I imagine if you check your own district’s mission statement, it is likely that you will find similar references. We’ll assume for now that the focus on the development of life long learning and productive/effective citizenship are pretty common. Now see if you can find any references to intentional efforts to contact graduates to ascertain the achievement of this aspect of the mission.
I’ve asked this question repeatedly and, with one notable exception, the best I can come up with is something like this… “We tried it once or twice but the return rate was terrible.”
The intentionality lesson resides in the notable exception… having experienced disappointment with the return on their initial attempts to engage graduates in the process, the solution involved having the kids identify their favorite teachers before leaving school and making the survey contact via a personalized postcard from the students’ favorite teachers. The return rate was excellent. This was an excellent example of connecting beliefs to intentional actions.
The conclusion… if you want to bridge the gap between beliefs and actions, you blend beliefs with intentionality. You look at what you say you believe and look for intentional actions that can consistently reflect these or, turning this on its head, you look at what you are doing and deduce from these actions what you appear to believe. The dissonance between what you profess to believe and what your actions and school culture communicate is the starting point for action.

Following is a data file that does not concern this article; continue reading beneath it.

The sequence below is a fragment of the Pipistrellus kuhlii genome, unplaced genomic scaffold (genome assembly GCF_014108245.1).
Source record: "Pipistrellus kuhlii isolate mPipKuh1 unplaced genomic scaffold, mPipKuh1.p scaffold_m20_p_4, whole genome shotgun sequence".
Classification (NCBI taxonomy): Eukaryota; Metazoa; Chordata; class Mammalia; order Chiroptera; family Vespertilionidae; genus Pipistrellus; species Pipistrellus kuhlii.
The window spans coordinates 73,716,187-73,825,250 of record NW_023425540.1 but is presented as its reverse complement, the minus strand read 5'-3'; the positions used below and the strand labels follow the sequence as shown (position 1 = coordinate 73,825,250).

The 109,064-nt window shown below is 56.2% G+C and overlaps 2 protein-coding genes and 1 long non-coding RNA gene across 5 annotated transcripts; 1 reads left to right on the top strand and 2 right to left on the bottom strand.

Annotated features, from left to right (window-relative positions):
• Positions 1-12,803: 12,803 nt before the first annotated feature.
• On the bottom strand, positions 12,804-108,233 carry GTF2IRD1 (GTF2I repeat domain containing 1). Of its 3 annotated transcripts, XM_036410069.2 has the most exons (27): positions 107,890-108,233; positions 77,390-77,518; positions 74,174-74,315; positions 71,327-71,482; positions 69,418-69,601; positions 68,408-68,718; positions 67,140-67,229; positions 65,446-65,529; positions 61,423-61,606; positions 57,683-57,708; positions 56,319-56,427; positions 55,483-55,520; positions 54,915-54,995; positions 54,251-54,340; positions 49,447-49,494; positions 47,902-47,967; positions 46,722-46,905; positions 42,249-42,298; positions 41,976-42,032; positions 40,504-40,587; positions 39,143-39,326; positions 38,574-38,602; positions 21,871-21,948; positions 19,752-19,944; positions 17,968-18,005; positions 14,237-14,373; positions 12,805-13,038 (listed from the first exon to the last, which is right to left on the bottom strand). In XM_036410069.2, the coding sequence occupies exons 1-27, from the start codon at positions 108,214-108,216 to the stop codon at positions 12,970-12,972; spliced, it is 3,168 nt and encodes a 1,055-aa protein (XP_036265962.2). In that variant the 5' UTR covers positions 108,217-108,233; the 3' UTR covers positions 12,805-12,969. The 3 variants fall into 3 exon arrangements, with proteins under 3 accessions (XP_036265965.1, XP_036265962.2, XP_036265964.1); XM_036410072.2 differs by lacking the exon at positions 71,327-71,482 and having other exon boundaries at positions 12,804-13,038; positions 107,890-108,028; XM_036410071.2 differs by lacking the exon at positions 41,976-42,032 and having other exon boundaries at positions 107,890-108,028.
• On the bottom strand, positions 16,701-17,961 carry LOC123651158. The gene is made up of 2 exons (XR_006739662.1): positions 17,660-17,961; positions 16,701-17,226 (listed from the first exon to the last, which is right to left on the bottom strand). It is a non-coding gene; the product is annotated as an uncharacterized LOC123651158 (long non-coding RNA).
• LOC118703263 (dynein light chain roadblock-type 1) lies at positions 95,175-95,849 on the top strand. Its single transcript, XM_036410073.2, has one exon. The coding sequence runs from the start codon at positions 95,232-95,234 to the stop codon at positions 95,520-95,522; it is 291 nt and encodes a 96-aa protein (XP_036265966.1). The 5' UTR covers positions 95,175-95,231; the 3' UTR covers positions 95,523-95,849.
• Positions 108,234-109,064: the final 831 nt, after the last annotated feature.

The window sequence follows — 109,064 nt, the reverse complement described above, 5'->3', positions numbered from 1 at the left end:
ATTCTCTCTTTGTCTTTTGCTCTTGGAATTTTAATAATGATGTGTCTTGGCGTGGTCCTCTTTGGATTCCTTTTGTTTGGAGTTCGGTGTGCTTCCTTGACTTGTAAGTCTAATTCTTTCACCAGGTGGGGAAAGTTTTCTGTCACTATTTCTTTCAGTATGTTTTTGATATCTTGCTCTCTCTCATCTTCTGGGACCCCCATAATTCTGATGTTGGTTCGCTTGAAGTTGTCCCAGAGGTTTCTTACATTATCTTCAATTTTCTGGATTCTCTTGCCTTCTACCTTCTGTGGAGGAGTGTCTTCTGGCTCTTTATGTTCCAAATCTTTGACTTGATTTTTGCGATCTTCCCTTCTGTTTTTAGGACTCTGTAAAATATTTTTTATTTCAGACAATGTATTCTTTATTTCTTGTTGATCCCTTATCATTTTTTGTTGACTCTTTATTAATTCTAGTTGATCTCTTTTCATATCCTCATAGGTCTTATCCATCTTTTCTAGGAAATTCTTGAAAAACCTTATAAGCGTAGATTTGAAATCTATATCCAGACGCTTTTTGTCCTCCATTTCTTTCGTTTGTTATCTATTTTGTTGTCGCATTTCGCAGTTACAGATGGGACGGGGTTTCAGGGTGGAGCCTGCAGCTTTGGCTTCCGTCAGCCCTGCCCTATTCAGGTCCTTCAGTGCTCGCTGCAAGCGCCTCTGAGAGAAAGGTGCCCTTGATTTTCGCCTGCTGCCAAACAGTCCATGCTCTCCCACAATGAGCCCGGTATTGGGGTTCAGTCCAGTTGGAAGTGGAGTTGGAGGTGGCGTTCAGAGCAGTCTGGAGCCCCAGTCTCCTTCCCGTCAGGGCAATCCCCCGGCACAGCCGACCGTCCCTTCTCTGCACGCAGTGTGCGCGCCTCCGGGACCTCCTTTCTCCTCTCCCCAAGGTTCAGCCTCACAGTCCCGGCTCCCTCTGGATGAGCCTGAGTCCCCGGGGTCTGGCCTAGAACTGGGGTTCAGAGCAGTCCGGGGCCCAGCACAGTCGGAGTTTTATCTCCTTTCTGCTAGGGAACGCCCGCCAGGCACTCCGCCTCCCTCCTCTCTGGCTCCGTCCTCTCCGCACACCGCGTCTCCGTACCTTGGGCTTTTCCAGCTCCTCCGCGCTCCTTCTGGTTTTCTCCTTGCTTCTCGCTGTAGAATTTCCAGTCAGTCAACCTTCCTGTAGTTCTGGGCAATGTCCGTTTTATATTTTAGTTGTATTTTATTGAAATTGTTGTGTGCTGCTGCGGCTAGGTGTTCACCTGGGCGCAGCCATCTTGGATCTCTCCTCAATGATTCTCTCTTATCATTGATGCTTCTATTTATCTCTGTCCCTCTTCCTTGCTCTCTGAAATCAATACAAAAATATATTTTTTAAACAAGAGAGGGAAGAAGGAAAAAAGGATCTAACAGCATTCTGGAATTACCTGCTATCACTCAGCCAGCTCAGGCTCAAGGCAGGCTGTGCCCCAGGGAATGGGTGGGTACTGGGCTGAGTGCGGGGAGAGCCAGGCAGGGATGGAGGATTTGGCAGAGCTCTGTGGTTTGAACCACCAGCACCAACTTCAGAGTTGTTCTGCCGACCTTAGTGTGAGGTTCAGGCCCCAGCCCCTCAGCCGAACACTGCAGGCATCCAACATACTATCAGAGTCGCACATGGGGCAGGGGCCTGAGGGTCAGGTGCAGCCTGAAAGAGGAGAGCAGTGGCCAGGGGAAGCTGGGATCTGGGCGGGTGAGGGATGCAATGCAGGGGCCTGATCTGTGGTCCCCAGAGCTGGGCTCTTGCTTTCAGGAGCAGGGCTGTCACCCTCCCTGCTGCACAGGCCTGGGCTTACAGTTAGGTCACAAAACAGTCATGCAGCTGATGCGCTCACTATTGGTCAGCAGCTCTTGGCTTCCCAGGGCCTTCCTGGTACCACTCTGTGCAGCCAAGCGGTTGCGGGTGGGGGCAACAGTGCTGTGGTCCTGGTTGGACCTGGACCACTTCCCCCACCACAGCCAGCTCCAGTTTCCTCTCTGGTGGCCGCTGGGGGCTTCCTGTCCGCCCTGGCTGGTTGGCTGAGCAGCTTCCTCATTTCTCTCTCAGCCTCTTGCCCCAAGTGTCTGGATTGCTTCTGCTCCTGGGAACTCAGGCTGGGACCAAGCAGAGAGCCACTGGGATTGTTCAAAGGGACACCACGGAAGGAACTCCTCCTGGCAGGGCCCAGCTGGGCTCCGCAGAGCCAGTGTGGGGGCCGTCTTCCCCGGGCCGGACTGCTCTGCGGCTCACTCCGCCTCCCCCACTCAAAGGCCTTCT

Is this a startling or earthshaking conclusion? Hardly. However, the dissonance between our beliefs and how we actualize these is, too often, startling. Our beliefs are our compass. Revisiting them helps us to define the “right thing”. Intentionally, synchronizing our beliefs with our actions is a critical step in avoiding simply trying to do the wrong thing better.
What Can I do?
Start small… begin with a the small group of “lifeboat colleagues” and complete a beliefs analysis:
- Begin with the Robinson list of the beliefs which have been formative in the development of schools as most of us have experienced them. Here’s a shortened list of just those beliefs that have formed the basis for the ways in which have traditionally approached learning
- Students learn best when learning is organized into separate subjects
- Students learn best when learning is separated by ringing bells
- Students learn best when students work in isolation and within groups organized by age
- Students learn at the same rate and pace
- Students learn best when standardization, compliance and conformity are high priorities
- Do you agree/disagree with his list – i.e., do you feel that school should be organized according to these beliefs?
- In what ways does your school reflect these beliefs? What actions, policies, procedures support Robinson’s list?
- Assuming your group rejects one or more of the items on the list, what intentional actions might you take to reflect your belief – i.e., assuming a rejection of Robinson’s last item, what intentional actions might be taken to reflect the re[placement belief?